Head of the MLB Player's Association, Donald Fehr has spoken up about the assertion that all baseball players are now considered guilty,
"If that's the judgment, it seems to me that is entirely wrong," Fehr said Monday. "We know what happened in 2003. The number of positives we had was slightly over 5 percent. That means that slightly over 94 percent was negative." (AP)
Fehr's stance is not surprising, but his math could use some work. For some as intelligent as Fehr, this seems more calculated rather than a failure at doing math in public. Here's the problem (haha, math... problem...), 104 players tested positive. Each of the 30 teams has a forty man roster that it takes to spring training where the tests took place. 30 times 40 = 1200 and 104/1200 = 8.667%. This may seem like splitting hairs, but Fehr tries to assert that just over 1/20th of the baseball players were using steroids, when in fact, it's closer to 1 in 10. Fehr's as shrewd as they come, and this was merely an attempt to dupe folks that are the product of a lazy society, figuring what's the difference. He had to know that sum... oh man, I can't stop.
Saturday, February 21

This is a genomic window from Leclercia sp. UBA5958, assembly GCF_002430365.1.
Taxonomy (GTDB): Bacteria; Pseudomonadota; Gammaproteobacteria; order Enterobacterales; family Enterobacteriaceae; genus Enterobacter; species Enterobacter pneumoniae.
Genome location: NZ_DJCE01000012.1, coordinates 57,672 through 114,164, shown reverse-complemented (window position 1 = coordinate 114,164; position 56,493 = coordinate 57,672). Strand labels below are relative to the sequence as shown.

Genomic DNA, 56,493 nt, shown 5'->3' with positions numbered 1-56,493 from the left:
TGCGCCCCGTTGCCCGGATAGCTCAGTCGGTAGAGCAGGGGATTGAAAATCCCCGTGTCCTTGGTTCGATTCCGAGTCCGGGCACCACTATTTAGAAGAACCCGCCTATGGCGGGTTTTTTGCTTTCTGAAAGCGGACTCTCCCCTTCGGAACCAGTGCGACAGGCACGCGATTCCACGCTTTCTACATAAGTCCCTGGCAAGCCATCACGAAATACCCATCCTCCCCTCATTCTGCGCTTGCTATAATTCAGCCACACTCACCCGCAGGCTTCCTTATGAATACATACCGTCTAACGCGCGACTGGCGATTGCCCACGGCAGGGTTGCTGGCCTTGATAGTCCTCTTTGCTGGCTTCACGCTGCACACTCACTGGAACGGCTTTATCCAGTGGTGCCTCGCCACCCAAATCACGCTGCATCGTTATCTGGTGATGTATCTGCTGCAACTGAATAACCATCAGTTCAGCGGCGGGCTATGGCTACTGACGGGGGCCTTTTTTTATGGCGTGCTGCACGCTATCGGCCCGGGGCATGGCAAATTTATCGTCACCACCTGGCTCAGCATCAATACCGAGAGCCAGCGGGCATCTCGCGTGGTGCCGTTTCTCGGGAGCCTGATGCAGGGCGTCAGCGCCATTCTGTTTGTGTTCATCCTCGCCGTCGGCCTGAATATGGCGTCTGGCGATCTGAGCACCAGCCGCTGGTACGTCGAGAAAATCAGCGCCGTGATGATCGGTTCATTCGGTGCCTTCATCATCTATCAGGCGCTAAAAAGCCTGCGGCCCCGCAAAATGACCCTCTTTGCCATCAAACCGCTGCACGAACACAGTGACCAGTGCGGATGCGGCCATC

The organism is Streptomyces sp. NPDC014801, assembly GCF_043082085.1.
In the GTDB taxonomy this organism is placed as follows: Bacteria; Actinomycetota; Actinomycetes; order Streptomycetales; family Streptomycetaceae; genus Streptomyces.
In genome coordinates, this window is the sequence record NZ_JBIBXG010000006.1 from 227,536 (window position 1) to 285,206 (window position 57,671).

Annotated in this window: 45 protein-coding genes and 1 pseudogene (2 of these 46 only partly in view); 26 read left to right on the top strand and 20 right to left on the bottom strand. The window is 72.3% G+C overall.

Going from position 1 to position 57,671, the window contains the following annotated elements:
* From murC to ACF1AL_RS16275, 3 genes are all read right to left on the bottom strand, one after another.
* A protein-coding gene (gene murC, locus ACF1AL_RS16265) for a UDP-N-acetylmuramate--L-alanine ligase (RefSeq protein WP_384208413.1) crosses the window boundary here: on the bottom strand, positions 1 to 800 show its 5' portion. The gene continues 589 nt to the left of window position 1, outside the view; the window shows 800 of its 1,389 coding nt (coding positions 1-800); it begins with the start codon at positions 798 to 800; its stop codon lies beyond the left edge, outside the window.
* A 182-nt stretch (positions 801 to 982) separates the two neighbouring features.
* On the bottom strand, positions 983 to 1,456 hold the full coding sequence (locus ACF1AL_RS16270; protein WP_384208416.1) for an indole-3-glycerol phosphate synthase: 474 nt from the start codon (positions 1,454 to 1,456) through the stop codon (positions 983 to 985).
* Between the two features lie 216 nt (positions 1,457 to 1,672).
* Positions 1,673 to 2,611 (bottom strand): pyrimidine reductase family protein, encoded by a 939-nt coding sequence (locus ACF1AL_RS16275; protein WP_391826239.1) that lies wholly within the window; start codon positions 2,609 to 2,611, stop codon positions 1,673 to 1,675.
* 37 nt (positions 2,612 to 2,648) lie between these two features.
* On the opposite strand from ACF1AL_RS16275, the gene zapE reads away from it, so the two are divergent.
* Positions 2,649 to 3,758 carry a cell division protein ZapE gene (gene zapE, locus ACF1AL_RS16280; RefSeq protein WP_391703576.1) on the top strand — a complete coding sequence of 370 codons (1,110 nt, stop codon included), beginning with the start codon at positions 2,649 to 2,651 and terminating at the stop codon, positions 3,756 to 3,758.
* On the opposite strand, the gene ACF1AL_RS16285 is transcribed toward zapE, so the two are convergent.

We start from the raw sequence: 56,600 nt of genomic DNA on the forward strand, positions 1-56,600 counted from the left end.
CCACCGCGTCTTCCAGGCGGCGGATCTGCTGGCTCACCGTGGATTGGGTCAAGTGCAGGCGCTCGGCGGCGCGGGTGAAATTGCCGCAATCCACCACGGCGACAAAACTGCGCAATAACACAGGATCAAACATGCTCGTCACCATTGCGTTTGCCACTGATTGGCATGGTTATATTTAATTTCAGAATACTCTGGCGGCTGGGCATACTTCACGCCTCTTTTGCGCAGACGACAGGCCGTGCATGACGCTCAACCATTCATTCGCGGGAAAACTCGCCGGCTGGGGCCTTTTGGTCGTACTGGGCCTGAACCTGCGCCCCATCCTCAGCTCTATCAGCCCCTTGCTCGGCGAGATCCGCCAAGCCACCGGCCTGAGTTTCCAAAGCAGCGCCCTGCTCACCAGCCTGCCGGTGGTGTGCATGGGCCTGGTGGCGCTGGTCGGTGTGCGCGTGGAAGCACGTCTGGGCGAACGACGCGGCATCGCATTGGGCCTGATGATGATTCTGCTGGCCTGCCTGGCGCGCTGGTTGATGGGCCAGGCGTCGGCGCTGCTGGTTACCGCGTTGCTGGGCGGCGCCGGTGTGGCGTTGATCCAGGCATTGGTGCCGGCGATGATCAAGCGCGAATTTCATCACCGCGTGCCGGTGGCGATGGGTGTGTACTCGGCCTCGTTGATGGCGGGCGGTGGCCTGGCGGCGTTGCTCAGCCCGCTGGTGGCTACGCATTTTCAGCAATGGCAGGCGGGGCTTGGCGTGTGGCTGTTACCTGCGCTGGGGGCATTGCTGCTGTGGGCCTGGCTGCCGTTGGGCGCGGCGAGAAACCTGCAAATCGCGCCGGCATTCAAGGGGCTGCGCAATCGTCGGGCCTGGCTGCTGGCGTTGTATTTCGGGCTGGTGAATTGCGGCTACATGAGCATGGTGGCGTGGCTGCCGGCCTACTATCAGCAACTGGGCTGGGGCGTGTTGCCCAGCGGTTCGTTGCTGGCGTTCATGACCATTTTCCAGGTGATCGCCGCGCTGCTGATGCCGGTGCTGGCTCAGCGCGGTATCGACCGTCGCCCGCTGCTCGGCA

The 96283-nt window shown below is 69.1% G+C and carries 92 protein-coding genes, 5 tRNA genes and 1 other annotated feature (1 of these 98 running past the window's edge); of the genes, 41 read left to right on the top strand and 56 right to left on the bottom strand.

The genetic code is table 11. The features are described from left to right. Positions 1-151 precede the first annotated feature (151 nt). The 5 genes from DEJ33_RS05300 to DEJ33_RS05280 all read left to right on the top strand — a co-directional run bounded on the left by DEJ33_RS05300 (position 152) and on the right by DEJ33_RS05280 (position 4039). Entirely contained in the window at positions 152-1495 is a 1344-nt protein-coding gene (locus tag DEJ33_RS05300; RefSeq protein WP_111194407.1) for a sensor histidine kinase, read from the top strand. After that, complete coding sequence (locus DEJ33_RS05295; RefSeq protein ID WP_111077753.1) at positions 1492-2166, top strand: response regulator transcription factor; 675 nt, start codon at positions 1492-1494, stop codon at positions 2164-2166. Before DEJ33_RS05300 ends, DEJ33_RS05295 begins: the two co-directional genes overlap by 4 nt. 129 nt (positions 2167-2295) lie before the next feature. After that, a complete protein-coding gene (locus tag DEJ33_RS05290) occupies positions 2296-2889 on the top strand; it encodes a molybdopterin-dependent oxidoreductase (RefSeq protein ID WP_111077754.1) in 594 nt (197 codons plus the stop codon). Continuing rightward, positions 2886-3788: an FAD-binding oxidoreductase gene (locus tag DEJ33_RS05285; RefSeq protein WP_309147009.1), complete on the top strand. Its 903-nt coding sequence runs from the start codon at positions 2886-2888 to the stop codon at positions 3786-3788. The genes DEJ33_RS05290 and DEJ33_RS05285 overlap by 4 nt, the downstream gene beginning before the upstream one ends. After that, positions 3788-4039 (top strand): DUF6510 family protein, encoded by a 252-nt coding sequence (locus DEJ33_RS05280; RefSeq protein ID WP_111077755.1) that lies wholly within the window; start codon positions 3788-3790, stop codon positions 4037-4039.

This loss was painful. Needing to win between 18-20 of their remaining 30 games, the Bobcats fell to 1-2 after the All-Star break. Unlike the first matchup of the week against the Magic, the Bobcats did not play well, and weren't in the game for nearly the entire second half, and this was the first game this season, where the team collecively looked rattled. The game started out physical, but by midway through the second quarter the officials had found their whistles, at least on one end of the court. The refs doing a poor job did not cost the team a victory as it did earlier in the week, but if anyone had doubts about Dwight Howard's Star status, they need only watch these two games. Howard's ability to not get called for moving screens, hacks, and offensive fouls can only be attributed to the time honored tradition of the NBA making sure the stars stay on the court.